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Surface the impact of the initial successful edits
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Description

Editors making their initial successful edit can be notified to surface the positive impact their edit had and improve their understanding of the collaborative nature of the project (which was identified as an opportunity for improvement in New-Editor-Experiences research). A mockup illustrates the idea below:

Content and timing
The notification can communicate that (a) their edit has been part of an article that got a certain number of views, and that (b) other editors have improved the article since.

The notification can be sent after a one week period which seems enough to consider that the edit survived the review process, while still being recent enough to be relevant.

We probably need to establish certain thresholds to decide the number of first successful edits to notify (only the 1st edit?), the content that is valid (only main namespace?), and whether to skip cases where the edit resulted in too few views and further contributions to actually be motivating.

Impact

The notification is expected to encourage the editor to keep editing on the same topic in the short term, but also to contribute to more long-term motivation by illustrating how wikipedia works with the edit they just did. Currently communication to new editors tend to happen when things fail, communicating when users succeed can be a good motivator.

It would be great to measure the impact at both short and long terms, by analysing changes in productivity and retention for those receiving these notifications.

Event Timeline

This idea came out of the exploration process for New-Editor-Experiences. It is not clear whether it would be part of the main focus of work for any team yet. But given the relative small scope of the task, I thought it would be worth capturing in a ticket to make it available to a larger audience that may be interested.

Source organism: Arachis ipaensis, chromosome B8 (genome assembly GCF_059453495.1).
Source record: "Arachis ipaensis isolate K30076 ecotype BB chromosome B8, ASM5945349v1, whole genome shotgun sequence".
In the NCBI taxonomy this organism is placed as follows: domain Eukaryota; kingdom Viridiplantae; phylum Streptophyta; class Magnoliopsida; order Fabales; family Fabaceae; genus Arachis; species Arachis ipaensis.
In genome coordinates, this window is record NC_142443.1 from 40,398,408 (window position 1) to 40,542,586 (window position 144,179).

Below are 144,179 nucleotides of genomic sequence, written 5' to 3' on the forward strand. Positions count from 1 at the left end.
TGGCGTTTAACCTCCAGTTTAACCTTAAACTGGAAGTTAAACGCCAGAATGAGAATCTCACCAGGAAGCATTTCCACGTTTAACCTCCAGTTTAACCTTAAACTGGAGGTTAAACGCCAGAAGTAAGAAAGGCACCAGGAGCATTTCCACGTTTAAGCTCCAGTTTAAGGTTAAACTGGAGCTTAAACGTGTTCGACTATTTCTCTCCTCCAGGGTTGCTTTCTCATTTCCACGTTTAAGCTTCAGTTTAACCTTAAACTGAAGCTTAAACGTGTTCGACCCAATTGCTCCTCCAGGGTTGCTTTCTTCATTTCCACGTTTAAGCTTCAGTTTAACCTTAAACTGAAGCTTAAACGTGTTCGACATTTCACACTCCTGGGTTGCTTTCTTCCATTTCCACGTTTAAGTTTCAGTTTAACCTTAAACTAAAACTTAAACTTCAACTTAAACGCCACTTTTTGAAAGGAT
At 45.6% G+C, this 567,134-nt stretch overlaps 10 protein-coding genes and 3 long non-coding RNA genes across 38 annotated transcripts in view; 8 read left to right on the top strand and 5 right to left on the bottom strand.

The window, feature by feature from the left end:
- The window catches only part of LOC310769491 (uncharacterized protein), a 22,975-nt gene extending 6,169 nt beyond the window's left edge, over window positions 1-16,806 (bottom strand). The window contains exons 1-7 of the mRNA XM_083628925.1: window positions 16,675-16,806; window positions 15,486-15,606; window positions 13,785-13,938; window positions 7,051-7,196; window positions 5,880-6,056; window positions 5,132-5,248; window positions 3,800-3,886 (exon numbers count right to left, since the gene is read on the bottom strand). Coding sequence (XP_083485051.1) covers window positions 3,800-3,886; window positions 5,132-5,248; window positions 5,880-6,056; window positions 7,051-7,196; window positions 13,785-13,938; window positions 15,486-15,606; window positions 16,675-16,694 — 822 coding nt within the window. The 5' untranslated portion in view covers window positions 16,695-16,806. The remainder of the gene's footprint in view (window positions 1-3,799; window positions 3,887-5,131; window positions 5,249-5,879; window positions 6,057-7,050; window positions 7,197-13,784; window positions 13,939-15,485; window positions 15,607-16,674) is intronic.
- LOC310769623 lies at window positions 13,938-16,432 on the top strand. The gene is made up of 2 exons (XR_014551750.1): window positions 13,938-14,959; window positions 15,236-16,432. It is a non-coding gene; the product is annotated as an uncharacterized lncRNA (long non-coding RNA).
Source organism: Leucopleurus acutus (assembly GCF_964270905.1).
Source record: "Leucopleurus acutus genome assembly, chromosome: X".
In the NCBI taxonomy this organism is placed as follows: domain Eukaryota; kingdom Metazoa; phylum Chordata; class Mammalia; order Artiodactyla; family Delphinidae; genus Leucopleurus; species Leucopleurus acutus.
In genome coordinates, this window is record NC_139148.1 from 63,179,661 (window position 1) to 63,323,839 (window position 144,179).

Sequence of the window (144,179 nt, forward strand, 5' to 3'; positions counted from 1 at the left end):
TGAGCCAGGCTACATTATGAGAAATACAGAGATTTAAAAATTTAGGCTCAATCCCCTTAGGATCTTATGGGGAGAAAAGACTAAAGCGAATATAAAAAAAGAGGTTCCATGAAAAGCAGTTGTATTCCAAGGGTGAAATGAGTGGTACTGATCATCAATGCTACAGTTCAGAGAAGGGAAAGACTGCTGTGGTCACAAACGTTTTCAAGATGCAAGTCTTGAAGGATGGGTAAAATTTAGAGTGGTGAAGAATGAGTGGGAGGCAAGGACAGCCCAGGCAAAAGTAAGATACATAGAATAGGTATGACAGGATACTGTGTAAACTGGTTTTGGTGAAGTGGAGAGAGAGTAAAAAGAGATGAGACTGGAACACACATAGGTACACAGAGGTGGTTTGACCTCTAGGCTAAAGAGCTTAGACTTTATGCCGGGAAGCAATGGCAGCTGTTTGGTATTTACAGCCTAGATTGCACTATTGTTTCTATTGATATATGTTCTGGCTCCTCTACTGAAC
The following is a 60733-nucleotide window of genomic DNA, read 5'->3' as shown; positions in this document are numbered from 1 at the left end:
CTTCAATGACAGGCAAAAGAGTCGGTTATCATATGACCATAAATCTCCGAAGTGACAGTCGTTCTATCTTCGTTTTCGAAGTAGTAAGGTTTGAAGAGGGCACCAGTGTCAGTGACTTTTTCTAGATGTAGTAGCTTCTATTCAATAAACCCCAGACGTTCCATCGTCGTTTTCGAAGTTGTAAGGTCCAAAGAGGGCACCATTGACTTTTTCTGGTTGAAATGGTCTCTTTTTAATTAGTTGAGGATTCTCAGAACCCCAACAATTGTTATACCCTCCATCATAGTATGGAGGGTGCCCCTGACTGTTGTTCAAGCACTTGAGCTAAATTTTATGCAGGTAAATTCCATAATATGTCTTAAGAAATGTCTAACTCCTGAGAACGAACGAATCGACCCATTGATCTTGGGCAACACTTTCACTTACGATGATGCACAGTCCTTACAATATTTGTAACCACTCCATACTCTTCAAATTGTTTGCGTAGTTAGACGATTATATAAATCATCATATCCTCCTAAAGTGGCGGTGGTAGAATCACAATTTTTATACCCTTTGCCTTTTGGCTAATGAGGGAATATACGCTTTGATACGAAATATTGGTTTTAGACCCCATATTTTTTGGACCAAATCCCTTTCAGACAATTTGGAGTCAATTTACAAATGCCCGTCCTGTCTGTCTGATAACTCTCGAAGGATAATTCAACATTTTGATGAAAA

MGChecker added a comment.EditedNov 16 2017, 7:08 PM

How would you extract the pageview information? It isn't stored by MediaWiki itself and it really doesn't seem like a good idea to depend on external services for actual extension functionality.

How would you extract the pageview information? It isn't stored by MediaWiki itself and it really doesn't seem like a good idea to depend on external services for actual extension functionality.

I'm not familiar with the technical details, but I think the Mediawiki Pageviews API can provide such information for each project.

What if the edit made by the newcomer is not kept at all in the improved version? Articles evolve but it may be confusing for the newcomer not to find the edit.

What if the edit made by the newcomer is not kept at all in the improved version? Articles evolve but it may be confusing for the newcomer not to find the edit.

There are several options:

  • We can assume that communicating that others edited the article ("new contributions from 7 others" ) makes it clear that an article is a living document.
  • We can consider a shorter period of time for that case to be an edge case most of the time, and reduce it's incidence.
  • We can check whether the content is still alive, and only notify users where their contribution still has some impact in the page.